TRIP Database & TRIP Answers

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Contents

Last Update

  • Updated.jpg 23 October 2014

Introduction

See also Canadian consumer health information (CHI) portal 800px-Flag of Canada.svg.png | Citeseerx | DynaMed (EBSCO) | Google scholar | SUMSearch 2.0

The TRIP database (clinical search engine) is a free-to-use metasearch tool that retrieves a range of high-quality medical evidence via a single interface and website. Though international in scope, it retrieves content and information primarily from the NHS and organizations in the United Kingdom. In 2012, TRIP underwent a redesign and now has some interesting features such as a PICO-based search screen. The TRIP database was created in 1997 as a result of the work of Jon Brassey (see blog Liberating the literature) and Dr. Chris Price who were interested in creating a tool to answer clinical questions. The goal was to return answers after locating the evidence from authoritative information sources and websites. Today, TRIP does identify the best medical evidence, and materials are culled from databases and websites. It's an indispensable tool for many who use it. According to the site, manual searches of evidence-based sites are conducted in order to build the tool.

For more information, see TRIP - About. TRIP (or at least Jon Brassey) is also on Twitter http://twitter.com/jrbtrip. In 2008, TRIP released TRIP Answers to accompany its search tool. TRIP answers holds more than 6500+ questions and answers, which originate from doctors and information specialists. Today I Learnt That ... is a "free place to record and share clinical learning". Within TRIP, buttons for TILT appear next to each search result. TRIP has been experimenting with TILT where users write notes next to what they have learned from particular papers, and even tag articles. Others rate the comments (e.g. agree, disagree).

2013 Upgrade

  • Better linking to full-text via PubMedCentral and to institutional full-text holdings. For institutional linking, edit your profile and tell us your institution among 110 institutions registered
  • Developing world filter, and identify content suitable for the developing world.
  • Controlled trials database to make systematic review production, sensitive to resource poor setting, a whole lot easier.
  • DynaMed integration so you can search DynaMed via Trip. Useful if you have access to DynaMed.
  • Case reports. A new section of content added to the site.

2012 Upgrade

The two previous versions of TRIP (2011 & 2012) now include the following features:

  • A PICO-based search screen
  • Improved filtering
  • Logging in via Facebook, Twitter and personal TRIP account to "track previous searches & lookups"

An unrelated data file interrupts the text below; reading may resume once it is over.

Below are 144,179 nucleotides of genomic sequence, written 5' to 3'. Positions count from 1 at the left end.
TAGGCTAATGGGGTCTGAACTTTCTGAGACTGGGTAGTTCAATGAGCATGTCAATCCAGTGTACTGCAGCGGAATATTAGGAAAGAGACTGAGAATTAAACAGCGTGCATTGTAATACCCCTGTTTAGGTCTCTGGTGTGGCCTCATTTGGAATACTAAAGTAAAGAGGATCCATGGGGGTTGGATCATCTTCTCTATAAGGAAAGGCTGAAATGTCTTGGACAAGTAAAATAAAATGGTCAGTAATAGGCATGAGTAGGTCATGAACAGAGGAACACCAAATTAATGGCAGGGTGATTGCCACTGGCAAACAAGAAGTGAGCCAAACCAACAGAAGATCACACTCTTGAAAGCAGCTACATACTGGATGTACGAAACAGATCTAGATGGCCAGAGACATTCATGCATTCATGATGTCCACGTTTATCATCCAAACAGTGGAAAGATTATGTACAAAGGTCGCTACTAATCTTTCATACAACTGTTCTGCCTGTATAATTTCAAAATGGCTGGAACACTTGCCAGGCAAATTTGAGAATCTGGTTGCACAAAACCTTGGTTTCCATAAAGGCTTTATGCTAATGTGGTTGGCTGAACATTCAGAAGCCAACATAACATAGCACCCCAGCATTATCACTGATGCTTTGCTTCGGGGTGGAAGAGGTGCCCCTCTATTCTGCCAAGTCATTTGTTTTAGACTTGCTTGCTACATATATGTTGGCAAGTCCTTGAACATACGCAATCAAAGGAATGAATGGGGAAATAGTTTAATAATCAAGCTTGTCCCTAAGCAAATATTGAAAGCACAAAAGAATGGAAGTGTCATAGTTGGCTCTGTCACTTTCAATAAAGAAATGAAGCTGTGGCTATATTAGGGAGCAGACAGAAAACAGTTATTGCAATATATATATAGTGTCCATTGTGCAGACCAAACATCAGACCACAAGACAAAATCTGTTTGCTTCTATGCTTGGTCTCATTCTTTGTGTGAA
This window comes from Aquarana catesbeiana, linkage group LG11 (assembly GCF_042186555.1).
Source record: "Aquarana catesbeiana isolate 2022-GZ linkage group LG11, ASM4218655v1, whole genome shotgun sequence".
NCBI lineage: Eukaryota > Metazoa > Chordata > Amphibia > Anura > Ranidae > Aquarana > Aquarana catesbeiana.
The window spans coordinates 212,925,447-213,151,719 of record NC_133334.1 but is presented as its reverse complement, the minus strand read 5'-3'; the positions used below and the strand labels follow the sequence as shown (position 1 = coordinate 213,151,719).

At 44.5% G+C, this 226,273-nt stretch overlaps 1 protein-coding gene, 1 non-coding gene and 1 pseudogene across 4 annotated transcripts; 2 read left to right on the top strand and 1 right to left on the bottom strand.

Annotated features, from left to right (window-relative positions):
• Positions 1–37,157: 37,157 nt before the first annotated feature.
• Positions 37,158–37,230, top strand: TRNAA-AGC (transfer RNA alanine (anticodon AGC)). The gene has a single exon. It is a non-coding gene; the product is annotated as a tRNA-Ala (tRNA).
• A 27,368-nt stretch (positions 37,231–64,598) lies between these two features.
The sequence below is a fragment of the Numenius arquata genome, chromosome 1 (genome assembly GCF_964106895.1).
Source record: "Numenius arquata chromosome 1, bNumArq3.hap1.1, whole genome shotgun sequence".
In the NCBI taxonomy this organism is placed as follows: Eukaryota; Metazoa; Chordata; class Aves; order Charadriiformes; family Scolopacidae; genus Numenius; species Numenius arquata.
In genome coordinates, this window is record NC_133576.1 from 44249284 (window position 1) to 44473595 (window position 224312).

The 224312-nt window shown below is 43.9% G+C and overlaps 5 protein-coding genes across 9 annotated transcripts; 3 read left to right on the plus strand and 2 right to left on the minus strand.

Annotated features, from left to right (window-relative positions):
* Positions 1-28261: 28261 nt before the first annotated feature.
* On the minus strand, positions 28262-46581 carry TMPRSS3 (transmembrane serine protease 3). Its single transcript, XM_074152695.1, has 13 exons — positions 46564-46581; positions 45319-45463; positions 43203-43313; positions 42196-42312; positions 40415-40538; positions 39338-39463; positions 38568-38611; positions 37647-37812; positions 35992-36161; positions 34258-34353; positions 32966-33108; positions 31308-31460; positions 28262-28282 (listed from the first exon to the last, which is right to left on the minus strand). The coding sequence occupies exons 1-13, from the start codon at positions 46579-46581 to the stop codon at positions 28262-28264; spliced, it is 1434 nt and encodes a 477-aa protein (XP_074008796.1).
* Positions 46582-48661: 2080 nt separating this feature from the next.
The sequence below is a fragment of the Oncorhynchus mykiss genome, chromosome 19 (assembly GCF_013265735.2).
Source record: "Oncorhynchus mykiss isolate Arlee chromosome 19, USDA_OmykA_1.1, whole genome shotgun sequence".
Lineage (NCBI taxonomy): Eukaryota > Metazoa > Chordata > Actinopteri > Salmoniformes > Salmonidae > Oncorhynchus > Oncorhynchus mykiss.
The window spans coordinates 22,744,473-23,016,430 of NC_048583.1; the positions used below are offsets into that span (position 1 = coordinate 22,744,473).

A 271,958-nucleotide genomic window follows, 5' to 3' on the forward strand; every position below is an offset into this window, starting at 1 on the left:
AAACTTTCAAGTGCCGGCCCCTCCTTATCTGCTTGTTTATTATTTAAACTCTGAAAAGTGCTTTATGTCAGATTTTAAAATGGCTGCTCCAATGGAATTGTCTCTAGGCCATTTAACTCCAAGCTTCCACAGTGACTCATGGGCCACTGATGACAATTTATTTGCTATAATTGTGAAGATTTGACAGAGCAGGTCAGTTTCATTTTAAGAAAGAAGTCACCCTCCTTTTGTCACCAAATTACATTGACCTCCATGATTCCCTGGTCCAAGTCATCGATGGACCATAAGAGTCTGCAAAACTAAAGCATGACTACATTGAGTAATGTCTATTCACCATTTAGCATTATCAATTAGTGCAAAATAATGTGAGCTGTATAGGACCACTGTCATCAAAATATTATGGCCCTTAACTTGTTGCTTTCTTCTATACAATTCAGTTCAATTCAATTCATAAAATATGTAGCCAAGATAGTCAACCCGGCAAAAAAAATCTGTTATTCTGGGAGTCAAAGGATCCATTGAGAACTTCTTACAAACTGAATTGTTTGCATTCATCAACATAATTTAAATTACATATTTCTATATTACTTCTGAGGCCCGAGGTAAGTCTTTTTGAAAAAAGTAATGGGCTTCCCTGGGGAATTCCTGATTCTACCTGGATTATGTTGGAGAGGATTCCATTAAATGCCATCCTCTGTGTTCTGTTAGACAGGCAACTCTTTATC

• Translate introduced, allowing users to translate the search results into one of six languages (Spanish, German, French, Italian, Portuguese and Welsh)
  • DOI (Digital object identifier) is displayed, this is to facilitate the identification of full-text articles
  • Clinical trials are highlighted via links to clinicaltrials.gov; search terms are sent to guidelines.gov and returned to TRIP
  • Clinical calculators related to the search terms are now displayed
  • Restrict the results to new research only
  • The site is significantly faster
  • New results page design
  • Incorporating new content including medical education, patient decision aids, and content from social media and videos (now over 6,100)

Key websites & video

See also Yale University School of Medicine's TRIP tutorial

Search tips

Searching in many keyword-driven search tools is often confined to searches of "title" and/or "title and text". In TRIP, the idea is that citations about the topic 'asthma' are most likely reflected in articles titles. While useful to search for titles, a over-reliance on keyword title searching presents retrieval problems. Even in titles, searching for asthma generates false hits and overload. Identifying relevant material is difficult as users often want to combine two or three additional terms not found in the title or text. In TRIP, it is recommended that:

  1. title searches be performed first, then;
  2. title and text searches
  3. combine at least two sets
  4. click on categories and browse results

Most physicians are familiar with Google, and add terms to search quickly across the web. Average numbers of search terms per search is gradually increasing over time as users becoming more sophisticated. Therefore, increased use of terms is reflected now in TRIP. The challenge is to try and mimic the Google search interface yet still return good results. TRIP has produced a system that works well, according to Jon's blog. His plan is to continue to improve the search algorithm.

References

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